A sort of scooter-themed companion piece to 2007’s singing-senior-citizens doc “Young@Heart,” “Go Grandriders” offers a warmly ingratiating snapshot of 17 Taiwanese men and women still doggedly riding their motorcycles well into their golden years. Following these high-spirited scooter enthusiasts on their 2007 ride around the island’s perimeter, Hua Tien-hau’s sentimental, conventionally inspiring film offers good-natured insights on the importance — and the difficulty — of living life to the fullest at any age. Having set local B.O. records last year for a Taiwanese documentary release, it should continue to cheer audiences in its limited Los Angeles theatrical run and DVD release.
The film mixes loosely staged interviews with day-by-day coverage of the riders’ often harrowing 13-day, 730-mile journey organized by the Taichung-based Hongdao Senior Citizen’s Welfare Foundation (also one of the film’s producers). Hua doesn’t delve too deeply into the lives of his septuagenarian and octogenarian subjects, seizing instead on individual moments that gently illuminate years of patient, hard-won experience. One 83-year-old man describes the 13-day, 730-mile trip as the fulfillment of a dream he’s had since his youth, and viewers may discern both a sense of triumph and a measure of regret for having lived his younger years too cautiously.
Although the tone is as lighthearted and celebratory as the title, nudged in an upbeat direction by a somewhat over-insistent score, the specter of mortality hangs heavy over the proceedings. The dangers posed by damaged highways (many wrecked by a recent monsoon) and passing cars are self-evident, and more than once the Grandriders find themselves waylaid by medical emergencies. The team’s captain is hospitalized on the second day due to a low hemoglobin count, and his frustration at not being able to complete the ride with his friends is wrenching.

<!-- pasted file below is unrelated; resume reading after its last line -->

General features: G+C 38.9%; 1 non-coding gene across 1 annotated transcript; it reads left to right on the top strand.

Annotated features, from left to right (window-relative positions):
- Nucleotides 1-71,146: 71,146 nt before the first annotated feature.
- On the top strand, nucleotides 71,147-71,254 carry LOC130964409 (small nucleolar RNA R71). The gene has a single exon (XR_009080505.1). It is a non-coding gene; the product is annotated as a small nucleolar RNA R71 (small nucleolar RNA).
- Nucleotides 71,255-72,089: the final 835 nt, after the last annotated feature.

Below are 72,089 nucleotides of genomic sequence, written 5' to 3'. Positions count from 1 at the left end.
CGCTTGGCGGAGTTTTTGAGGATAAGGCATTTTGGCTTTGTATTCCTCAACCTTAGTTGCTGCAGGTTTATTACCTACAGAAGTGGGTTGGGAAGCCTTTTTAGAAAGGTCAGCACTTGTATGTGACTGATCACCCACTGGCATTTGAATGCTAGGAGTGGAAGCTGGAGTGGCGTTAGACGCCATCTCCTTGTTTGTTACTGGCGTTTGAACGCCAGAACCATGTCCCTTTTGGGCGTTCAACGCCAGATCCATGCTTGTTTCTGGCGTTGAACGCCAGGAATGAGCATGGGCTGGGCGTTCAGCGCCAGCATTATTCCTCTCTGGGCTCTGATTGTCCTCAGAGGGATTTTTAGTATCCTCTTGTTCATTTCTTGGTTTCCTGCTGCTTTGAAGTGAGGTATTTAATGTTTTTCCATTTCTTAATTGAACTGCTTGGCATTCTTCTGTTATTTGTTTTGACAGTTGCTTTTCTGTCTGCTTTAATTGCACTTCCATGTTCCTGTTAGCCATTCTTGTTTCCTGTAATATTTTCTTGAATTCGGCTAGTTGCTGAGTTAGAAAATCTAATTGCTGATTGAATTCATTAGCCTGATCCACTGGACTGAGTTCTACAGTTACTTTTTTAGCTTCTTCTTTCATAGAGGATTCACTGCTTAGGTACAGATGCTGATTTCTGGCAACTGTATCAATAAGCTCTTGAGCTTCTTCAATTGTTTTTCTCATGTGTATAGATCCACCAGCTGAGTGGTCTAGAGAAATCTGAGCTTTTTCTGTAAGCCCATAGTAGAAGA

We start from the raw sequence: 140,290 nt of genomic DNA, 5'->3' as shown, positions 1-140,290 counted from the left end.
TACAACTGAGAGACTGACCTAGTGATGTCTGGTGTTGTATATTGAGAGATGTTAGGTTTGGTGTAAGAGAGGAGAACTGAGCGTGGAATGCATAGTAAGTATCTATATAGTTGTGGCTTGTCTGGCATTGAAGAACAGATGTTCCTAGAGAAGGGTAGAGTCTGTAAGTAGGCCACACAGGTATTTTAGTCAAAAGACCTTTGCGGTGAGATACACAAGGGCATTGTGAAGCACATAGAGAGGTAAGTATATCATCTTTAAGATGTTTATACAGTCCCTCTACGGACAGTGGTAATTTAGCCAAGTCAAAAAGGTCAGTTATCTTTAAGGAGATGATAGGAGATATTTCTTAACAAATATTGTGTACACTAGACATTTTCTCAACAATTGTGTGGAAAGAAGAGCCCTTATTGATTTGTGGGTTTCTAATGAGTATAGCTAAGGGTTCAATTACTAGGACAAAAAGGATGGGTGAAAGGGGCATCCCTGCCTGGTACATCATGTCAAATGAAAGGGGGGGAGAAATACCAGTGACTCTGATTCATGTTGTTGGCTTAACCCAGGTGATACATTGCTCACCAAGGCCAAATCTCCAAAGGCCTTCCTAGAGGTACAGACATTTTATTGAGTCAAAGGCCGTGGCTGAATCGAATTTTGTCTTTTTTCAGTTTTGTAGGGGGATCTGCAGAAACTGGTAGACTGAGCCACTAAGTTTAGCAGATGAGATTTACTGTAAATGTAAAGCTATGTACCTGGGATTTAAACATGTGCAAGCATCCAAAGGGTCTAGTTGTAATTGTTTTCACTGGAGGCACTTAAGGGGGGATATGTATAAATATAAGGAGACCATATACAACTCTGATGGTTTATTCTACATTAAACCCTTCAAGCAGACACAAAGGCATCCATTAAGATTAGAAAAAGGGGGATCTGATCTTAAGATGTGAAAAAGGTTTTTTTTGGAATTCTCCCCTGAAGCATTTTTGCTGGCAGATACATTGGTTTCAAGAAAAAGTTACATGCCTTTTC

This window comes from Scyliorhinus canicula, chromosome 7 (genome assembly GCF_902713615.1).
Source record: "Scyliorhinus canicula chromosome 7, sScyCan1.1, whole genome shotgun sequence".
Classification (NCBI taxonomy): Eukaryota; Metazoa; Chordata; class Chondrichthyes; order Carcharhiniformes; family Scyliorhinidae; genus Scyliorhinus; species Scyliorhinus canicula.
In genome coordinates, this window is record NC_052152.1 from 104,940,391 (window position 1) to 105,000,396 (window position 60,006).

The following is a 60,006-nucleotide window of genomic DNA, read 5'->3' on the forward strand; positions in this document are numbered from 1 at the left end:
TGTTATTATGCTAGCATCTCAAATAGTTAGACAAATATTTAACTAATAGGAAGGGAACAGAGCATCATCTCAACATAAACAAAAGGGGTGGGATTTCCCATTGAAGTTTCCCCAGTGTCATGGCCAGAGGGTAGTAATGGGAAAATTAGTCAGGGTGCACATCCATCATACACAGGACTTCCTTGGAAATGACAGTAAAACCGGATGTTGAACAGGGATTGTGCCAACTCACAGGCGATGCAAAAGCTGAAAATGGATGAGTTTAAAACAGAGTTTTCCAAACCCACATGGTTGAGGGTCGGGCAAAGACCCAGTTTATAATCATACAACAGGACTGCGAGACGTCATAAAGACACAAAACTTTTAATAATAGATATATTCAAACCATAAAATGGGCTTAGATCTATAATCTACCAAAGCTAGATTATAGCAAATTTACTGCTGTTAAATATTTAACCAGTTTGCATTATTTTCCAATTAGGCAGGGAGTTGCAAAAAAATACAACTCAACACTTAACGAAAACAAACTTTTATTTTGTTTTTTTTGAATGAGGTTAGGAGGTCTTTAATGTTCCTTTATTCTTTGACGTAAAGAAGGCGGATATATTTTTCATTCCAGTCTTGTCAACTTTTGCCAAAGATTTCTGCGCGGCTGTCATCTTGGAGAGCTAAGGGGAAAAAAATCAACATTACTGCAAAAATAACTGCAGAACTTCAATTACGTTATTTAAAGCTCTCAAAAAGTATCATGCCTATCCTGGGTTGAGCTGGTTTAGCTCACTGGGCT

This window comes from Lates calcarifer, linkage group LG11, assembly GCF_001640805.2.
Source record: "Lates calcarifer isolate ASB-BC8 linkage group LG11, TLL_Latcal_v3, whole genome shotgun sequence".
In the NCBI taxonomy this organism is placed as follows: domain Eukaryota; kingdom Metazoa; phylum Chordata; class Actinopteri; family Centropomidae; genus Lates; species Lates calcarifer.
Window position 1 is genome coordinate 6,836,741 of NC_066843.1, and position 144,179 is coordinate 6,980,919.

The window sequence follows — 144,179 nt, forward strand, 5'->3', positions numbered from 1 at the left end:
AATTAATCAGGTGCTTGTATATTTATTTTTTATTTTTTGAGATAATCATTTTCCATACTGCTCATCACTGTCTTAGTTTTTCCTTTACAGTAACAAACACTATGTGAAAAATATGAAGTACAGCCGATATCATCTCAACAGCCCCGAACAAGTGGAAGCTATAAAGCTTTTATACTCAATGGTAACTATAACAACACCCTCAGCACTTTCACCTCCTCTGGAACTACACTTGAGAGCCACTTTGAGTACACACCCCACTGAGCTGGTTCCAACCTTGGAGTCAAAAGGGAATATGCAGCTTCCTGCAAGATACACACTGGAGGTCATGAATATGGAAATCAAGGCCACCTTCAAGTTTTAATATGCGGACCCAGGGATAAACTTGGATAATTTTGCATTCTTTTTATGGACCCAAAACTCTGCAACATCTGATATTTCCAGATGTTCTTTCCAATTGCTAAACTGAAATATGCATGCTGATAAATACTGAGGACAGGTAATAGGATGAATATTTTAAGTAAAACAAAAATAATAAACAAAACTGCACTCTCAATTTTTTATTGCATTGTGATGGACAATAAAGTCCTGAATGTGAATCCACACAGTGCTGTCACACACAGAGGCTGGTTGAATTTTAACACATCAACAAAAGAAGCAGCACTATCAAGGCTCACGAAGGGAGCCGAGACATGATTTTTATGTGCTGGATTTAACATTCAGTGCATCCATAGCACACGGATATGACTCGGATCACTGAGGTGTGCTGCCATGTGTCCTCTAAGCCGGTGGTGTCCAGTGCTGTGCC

Elsewhere, a husband and wife treat the journey as an opportunity to celebrate their many years together, something scarcely taken for granted in light of her battle with breast cancer. And in one of the more poignant scenes before the trip begins, a man visits the grave of his wife of 40 years and asks her, winningly, if she’ll come along for the ride.
Before and during the trip, the film paints a wide-ranging if surface-level portrait of Taiwanese customs and hobbies, showing the riders variously engaged in tai chi, calligraphy, Buddhist meditation and Christian prayer as they prepare for the challenge ahead. The sense of delight they take in simple tasks and pleasures is at once infectious and a bit repetitive over the 90-minute running time. “They say elders are like kids,” someone notes at one point, a notion the film doesn’t exactly contradict in shots of its subjects at their leisure, taking time out for a bite of ice cream or wandering through a busy night market.
Enhanced by lovely camerawork from Hua and two other lensers, “Go Grandriders” offers a scenic travelogue of the Taiwanese coast; the abundant motorcycle footage, like the film itself, is sweet but unexciting.